Japan behaves differently enough from other markets in Asia to be treated separately. Despite recent measures of economic stimulus, Japan remains stuck in its rut of persistent low growth. We forecast adspend growth of 2.7% a year between 2015 and 2018.

Advanced Asia

Apart from Japan, there are five countries in Asia with developed economies and advanced ad markets that we have placed in a group called Advanced Asia: Australia, New Zealand, Hong Kong, Singapore and South Korea. We estimate growth here at a disappointing 2.7% in 2015, as Singapore has continued to suffer from a weak property market, and slowdown in China and other emerging markets has hit exports from all markets. We expect growth in Advanced Asia to average 2.2% a year through to 2018.

Fast-track Asia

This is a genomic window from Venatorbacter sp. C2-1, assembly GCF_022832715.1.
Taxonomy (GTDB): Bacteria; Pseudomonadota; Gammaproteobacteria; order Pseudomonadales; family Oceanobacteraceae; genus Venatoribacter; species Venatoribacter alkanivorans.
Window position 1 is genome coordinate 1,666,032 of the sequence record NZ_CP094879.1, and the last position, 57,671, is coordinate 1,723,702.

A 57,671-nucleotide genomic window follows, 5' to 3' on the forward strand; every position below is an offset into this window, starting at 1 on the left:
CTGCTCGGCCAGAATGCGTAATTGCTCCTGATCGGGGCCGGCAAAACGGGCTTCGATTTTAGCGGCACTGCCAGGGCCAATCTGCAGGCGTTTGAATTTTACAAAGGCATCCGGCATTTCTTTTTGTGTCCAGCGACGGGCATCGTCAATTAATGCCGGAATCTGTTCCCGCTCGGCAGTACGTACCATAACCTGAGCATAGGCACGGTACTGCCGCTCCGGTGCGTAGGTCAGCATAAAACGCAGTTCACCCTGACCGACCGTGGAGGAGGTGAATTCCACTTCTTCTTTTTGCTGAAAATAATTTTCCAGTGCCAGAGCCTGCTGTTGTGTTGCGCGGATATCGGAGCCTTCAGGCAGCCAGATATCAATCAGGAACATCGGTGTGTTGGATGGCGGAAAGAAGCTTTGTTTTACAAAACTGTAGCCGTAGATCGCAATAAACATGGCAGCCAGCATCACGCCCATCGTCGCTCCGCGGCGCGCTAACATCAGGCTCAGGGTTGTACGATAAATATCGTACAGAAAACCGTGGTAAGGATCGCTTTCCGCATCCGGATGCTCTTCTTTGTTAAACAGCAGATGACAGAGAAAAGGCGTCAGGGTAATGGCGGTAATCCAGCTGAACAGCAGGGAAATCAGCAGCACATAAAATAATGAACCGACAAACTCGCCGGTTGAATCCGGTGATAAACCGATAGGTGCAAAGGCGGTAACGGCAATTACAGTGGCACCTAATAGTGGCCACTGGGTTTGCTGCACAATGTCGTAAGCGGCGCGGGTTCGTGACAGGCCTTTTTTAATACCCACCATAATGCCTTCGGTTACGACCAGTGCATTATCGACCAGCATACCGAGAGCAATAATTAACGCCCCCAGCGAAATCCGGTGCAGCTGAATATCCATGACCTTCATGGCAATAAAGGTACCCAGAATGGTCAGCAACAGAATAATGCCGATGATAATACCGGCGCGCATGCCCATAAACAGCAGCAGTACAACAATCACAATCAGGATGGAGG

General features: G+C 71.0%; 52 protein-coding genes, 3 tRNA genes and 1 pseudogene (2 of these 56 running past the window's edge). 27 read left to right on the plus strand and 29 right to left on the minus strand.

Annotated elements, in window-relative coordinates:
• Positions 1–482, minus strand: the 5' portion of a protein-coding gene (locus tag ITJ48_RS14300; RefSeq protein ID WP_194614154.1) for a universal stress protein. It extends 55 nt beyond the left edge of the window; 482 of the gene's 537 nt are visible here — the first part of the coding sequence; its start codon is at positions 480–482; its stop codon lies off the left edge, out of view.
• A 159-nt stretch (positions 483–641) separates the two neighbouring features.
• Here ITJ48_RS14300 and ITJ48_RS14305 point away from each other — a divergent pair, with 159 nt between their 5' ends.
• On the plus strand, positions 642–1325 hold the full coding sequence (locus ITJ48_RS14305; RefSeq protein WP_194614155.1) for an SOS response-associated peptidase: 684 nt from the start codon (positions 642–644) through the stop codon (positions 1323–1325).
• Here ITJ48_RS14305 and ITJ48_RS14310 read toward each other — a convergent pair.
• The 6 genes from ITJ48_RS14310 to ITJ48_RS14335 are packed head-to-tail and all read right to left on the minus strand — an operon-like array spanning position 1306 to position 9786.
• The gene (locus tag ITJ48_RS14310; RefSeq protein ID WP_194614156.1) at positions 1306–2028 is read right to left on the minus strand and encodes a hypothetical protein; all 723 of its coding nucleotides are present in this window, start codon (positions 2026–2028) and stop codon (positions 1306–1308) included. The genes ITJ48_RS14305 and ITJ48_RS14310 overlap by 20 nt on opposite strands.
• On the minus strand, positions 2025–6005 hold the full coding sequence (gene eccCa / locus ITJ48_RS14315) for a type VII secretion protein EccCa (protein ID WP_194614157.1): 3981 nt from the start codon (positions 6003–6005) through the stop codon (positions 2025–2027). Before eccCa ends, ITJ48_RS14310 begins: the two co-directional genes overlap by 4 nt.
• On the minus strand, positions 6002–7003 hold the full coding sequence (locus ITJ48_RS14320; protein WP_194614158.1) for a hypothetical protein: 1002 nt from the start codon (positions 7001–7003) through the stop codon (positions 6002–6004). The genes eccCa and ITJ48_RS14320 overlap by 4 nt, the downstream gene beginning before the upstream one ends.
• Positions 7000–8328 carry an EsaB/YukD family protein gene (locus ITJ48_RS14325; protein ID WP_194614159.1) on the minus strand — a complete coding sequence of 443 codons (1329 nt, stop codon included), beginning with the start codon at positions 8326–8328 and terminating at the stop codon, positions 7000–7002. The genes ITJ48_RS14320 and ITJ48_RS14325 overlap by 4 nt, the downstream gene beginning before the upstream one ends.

We characterise the rest of Asia as Fast-track Asia (China, India, Indonesia, Malaysia, Pakistan, Philippines, Taiwan, Thailand and Vietnam). These economies are growing extremely rapidly as they adopt Western technology and practices, while benefiting from the rapid inflow of funds from investors hoping to tap into this growth. Fast-track Asia barely noticed the 2009 downturn (ad expenditure grew by 7.9% that year) and since then has grown very strongly, ending 2014 up an estimated 10.7%. However, the Chinese economy – the main engine of growth in Fast-track Asia – is finally starting to slow after years of blistering growth, and the ad market is slowing down alongside it (although with an official target of 7.0% GDP growth in 2015, China’s growth rate remains one most markets will envy). China accounts for 74% of adspend in Fast-track Asia, so its slowdown naturally has a large effect on the region as a whole. We expect ad expenditure in Fast-track Asia to grow 8.9% in 2015, and at an average rate of 8.4% a year between 2015 and 2018, down from 14.7% a year between 2009 and 2014.